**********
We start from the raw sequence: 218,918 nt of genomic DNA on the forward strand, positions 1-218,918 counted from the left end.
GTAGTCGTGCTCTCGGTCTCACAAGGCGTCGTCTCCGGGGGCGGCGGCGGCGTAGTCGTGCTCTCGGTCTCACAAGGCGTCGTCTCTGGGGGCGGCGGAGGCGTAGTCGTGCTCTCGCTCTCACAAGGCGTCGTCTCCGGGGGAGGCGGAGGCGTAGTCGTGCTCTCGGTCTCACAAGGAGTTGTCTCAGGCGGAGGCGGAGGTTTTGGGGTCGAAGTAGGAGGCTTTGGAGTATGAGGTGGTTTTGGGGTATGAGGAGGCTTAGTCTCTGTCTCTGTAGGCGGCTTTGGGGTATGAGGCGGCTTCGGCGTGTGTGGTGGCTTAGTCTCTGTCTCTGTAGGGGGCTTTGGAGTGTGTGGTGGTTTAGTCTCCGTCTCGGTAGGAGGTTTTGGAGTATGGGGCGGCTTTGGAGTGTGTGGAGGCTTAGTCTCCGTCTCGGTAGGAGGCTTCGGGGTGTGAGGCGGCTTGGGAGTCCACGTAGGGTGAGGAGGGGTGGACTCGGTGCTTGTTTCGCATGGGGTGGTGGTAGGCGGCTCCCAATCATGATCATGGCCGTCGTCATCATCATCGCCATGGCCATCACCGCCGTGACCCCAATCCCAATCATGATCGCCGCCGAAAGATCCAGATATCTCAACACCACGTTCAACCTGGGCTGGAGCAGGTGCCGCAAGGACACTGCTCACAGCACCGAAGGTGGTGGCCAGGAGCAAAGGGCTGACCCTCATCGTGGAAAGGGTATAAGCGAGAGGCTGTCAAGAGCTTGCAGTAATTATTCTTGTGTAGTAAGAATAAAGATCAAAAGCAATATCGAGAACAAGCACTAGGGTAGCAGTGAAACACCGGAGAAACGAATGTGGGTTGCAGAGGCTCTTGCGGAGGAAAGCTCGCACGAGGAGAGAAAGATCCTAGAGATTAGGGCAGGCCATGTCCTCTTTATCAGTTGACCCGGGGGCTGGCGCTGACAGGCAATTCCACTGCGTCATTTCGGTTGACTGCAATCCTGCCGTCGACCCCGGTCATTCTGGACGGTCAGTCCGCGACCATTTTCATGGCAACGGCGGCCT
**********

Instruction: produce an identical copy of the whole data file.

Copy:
We start from the raw sequence: 218,918 nt of genomic DNA on the forward strand, positions 1-218,918 counted from the left end.
GTAGTCGTGCTCTCGGTCTCACAAGGCGTCGTCTCCGGGGGCGGCGGCGGCGTAGTCGTGCTCTCGGTCTCACAAGGCGTCGTCTCTGGGGGCGGCGGAGGCGTAGTCGTGCTCTCGCTCTCACAAGGCGTCGTCTCCGGGGGAGGCGGAGGCGTAGTCGTGCTCTCGGTCTCACAAGGAGTTGTCTCAGGCGGAGGCGGAGGTTTTGGGGTCGAAGTAGGAGGCTTTGGAGTATGAGGTGGTTTTGGGGTATGAGGAGGCTTAGTCTCTGTCTCTGTAGGCGGCTTTGGGGTATGAGGCGGCTTCGGCGTGTGTGGTGGCTTAGTCTCTGTCTCTGTAGGGGGCTTTGGAGTGTGTGGTGGTTTAGTCTCCGTCTCGGTAGGAGGTTTTGGAGTATGGGGCGGCTTTGGAGTGTGTGGAGGCTTAGTCTCCGTCTCGGTAGGAGGCTTCGGGGTGTGAGGCGGCTTGGGAGTCCACGTAGGGTGAGGAGGGGTGGACTCGGTGCTTGTTTCGCATGGGGTGGTGGTAGGCGGCTCCCAATCATGATCATGGCCGTCGTCATCATCATCGCCATGGCCATCACCGCCGTGACCCCAATCCCAATCATGATCGCCGCCGAAAGATCCAGATATCTCAACACCACGTTCAACCTGGGCTGGAGCAGGTGCCGCAAGGACACTGCTCACAGCACCGAAGGTGGTGGCCAGGAGCAAAGGGCTGACCCTCATCGTGGAAAGGGTATAAGCGAGAGGCTGTCAAGAGCTTGCAGTAATTATTCTTGTGTAGTAAGAATAAAGATCAAAAGCAATATCGAGAACAAGCACTAGGGTAGCAGTGAAACACCGGAGAAACGAATGTGGGTTGCAGAGGCTCTTGCGGAGGAAAGCTCGCACGAGGAGAGAAAGATCCTAGAGATTAGGGCAGGCCATGTCCTCTTTATCAGTTGACCCGGGGGCTGGCGCTGACAGGCAATTCCACTGCGTCATTTCGGTTGACTGCAATCCTGCCGTCGACCCCGGTCATTCTGGACGGTCAGTCCGCGACCATTTTCATGGCAACGGCGGCCT